Firstly, thanks as always for the candid replies. It really helps.

In response to #2, were "super" yeasts selected and inoculated to begin with given how high the Brix was? Or do "super" yeast get added later in the process to finish the fermentation?

In response to #3, do you feel that de-alcing is still something we do not know how to do well enough yet to not negitively effect the wine? Also, do you feel that the 17.5 in fact helps this wine or that it is simply a byproduct of the terroir and ripeness desired?

2014 - 20 Btl. Fjellene (10 bot), Urraca Chard (10 bot)
Last purchase: 5/3/14

2013 - 75 btl. 2012 - 98 btl. 2011 - 112 btl. 2010 - 30 btl.
My Cellar

stillmanbrown


quality posts: 141 Private Messages stillmanbrown
cmaldoon wrote:Which barrels do you take versus what he takes? Do you work on a draft system or do you get yours first (or vice versa?) or do you both happen to want significantly different barrels?



I own my own barrels. I might make minor changes in mine, ask him what he likes when we taste them, etc. Our palates aren't that different, fortunately.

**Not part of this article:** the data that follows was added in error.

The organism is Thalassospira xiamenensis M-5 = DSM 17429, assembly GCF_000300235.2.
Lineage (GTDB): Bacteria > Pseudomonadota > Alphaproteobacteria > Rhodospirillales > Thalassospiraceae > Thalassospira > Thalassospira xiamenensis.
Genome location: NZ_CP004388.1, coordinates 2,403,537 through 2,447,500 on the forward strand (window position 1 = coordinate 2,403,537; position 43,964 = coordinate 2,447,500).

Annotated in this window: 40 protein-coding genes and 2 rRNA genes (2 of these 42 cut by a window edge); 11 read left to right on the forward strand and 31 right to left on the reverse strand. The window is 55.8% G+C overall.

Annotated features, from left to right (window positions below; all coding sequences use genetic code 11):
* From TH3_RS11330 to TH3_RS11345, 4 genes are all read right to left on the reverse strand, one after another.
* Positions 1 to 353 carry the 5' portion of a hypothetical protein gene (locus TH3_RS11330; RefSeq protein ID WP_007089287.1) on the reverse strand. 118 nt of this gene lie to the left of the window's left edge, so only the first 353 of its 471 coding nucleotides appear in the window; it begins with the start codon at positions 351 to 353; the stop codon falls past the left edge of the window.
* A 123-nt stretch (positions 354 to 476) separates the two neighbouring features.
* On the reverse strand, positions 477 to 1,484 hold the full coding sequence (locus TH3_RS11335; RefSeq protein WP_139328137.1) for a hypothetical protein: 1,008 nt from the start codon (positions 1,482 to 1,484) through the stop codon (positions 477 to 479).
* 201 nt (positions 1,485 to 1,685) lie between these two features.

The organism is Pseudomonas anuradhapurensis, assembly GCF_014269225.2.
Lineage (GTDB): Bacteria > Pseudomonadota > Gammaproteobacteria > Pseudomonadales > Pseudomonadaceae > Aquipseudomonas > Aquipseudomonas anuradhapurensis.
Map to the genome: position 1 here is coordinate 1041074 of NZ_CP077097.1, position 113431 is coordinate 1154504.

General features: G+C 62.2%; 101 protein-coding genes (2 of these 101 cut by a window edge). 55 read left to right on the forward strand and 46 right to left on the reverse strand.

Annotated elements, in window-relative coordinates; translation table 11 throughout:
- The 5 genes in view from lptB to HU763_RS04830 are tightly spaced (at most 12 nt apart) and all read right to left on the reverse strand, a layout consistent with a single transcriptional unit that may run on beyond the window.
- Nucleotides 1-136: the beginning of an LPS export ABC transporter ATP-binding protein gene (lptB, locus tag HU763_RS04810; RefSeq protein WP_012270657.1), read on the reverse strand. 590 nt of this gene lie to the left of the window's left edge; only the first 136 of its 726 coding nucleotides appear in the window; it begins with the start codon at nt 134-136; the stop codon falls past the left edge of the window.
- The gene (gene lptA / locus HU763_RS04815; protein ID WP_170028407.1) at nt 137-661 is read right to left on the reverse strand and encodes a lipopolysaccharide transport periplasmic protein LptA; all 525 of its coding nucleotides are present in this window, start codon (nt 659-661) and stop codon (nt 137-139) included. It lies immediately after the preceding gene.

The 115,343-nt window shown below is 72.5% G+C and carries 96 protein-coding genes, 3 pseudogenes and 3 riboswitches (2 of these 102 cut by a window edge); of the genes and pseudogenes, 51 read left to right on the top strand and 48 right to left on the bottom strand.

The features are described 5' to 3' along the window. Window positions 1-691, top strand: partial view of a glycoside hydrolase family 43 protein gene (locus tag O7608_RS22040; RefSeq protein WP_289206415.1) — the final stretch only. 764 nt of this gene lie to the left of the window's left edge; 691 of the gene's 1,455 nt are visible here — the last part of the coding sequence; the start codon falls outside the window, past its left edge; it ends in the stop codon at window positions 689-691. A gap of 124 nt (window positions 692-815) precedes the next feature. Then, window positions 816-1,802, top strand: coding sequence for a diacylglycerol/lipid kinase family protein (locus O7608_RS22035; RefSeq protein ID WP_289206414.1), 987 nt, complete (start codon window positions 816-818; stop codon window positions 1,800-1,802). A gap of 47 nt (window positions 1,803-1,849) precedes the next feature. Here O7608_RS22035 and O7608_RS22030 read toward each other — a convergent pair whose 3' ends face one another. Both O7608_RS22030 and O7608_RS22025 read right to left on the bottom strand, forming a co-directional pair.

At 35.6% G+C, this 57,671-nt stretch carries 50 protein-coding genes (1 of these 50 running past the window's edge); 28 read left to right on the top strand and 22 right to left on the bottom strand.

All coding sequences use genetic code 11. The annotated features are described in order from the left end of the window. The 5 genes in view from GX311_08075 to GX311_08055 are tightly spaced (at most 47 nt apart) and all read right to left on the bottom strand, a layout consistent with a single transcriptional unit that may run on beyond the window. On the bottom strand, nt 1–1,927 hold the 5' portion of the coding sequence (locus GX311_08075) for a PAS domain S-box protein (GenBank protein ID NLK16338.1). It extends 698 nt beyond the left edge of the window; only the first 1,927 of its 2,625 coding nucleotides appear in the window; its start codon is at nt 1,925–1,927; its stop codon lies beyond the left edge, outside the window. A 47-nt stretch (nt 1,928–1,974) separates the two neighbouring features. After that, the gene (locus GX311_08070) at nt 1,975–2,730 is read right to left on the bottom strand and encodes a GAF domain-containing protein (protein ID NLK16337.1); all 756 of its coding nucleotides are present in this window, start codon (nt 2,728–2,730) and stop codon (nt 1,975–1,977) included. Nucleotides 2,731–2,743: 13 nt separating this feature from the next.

stillmanbrown


quality posts: 141 Private Messages stillmanbrown
cmaldoon wrote:Firstly, thanks as always for the candid replies. It really helps.

In response to #2, were "super" yeasts selected and inoculated to begin with given how high the Brix was? Or do "super" yeast get added later in the process to finish the fermentation?

In response to #3, do you feel that de-alcing is still something we do not know how to do well enough yet to not negitively effect the wine? Also, do you feel that the 17.5 in fact helps this wine or that it is simply a byproduct of the terroir and ripeness desired?



Same yeast all the way through, and I wouldn't call it 'super'. I don't know if it would take another must to 17+, but it works here.
I'm sure I could play with it to good effect, but it seems as though the major use of it has been not to lower alcohol, but to add back extract - winemakers taking 4-6 or more ton/acre wines, taking a big portion of the wine, and removing the alcohol and water both, then blending back into the untouched portion. Helps with acid too, if the wine was low acid hot climate.
But I'd have to drive too far from the coast, in addition to other inconveniences! I think the 17.5 is natural, and doesn't need to be considered an asset or a flaw. I pick reds at barely 20 brix to make some Roses, and I generally don't manipulate them either.

rlmanzo